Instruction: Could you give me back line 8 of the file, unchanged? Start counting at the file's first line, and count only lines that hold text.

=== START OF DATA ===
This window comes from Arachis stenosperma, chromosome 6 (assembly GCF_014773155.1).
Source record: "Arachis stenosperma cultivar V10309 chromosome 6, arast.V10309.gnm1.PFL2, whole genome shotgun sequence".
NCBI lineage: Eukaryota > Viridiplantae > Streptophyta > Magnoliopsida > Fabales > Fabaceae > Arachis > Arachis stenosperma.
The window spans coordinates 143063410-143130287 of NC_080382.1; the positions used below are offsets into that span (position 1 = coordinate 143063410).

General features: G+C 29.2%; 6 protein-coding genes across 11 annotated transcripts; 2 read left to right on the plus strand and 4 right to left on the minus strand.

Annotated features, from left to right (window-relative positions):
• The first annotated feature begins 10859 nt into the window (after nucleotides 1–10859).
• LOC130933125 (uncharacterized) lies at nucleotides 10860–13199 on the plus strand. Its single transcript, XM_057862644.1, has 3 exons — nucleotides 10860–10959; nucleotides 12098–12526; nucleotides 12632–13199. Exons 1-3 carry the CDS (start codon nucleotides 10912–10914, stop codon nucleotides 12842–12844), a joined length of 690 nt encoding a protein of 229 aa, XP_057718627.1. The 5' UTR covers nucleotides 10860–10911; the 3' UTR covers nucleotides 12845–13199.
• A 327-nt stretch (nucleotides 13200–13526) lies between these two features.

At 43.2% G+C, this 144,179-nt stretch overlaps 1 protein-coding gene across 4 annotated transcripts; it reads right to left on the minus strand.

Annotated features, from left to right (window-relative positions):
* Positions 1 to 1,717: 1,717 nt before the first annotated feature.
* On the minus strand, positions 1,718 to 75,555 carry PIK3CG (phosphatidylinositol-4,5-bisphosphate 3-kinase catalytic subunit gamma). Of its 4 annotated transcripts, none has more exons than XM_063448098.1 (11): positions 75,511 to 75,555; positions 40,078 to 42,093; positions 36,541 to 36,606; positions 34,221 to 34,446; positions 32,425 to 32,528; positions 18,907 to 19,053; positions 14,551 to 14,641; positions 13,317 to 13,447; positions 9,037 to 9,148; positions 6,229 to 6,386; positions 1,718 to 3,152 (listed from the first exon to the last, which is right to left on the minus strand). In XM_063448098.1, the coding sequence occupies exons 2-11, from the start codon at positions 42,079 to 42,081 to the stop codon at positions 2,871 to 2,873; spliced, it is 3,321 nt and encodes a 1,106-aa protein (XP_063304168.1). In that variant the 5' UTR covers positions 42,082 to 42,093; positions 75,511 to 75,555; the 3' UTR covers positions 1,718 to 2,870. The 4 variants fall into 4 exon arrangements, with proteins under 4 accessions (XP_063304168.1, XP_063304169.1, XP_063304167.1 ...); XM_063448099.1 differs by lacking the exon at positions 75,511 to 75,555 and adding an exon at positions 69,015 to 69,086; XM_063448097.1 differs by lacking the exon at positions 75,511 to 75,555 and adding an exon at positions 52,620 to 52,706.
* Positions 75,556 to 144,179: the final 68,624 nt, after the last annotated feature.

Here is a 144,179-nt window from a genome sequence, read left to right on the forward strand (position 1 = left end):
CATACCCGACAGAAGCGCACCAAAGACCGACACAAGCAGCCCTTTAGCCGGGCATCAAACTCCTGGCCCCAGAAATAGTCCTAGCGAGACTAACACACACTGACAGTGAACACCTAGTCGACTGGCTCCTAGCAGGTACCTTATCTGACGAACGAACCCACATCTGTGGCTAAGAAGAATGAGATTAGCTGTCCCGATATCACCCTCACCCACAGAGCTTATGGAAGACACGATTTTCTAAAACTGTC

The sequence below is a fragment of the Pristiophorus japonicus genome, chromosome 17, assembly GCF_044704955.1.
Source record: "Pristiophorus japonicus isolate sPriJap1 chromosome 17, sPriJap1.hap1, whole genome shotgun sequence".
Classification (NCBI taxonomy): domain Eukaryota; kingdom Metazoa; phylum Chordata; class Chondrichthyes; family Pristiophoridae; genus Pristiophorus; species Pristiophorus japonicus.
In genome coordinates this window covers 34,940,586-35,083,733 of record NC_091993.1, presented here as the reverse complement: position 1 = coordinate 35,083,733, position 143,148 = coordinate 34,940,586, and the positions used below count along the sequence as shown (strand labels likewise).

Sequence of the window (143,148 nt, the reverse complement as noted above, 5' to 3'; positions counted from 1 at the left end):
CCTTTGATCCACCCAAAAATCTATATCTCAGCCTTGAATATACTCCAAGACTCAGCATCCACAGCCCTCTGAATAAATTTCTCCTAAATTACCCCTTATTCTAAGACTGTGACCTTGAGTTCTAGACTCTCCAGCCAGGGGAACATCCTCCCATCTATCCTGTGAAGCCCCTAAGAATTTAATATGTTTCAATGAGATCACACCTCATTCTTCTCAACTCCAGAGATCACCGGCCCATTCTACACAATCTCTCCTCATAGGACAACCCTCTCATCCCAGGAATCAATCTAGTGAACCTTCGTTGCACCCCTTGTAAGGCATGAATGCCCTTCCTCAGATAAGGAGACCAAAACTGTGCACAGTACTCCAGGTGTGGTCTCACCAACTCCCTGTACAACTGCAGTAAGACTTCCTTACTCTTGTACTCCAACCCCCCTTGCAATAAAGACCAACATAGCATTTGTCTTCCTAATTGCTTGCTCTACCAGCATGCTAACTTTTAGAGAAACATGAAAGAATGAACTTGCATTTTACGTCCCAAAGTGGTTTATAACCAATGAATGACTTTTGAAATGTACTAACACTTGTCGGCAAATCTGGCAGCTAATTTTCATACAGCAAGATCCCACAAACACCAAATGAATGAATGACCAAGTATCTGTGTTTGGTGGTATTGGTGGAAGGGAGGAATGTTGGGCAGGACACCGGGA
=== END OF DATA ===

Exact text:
• LOC130933125 (uncharacterized) lies at nucleotides 10860–13199 on the plus strand. Its single transcript, XM_057862644.1, has 3 exons — nucleotides 10860–10959; nucleotides 12098–12526; nucleotides 12632–13199. Exons 1-3 carry the CDS (start codon nucleotides 10912–10914, stop codon nucleotides 12842–12844), a joined length of 690 nt encoding a protein of 229 aa, XP_057718627.1. The 5' UTR covers nucleotides 10860–10911; the 3' UTR covers nucleotides 12845–13199.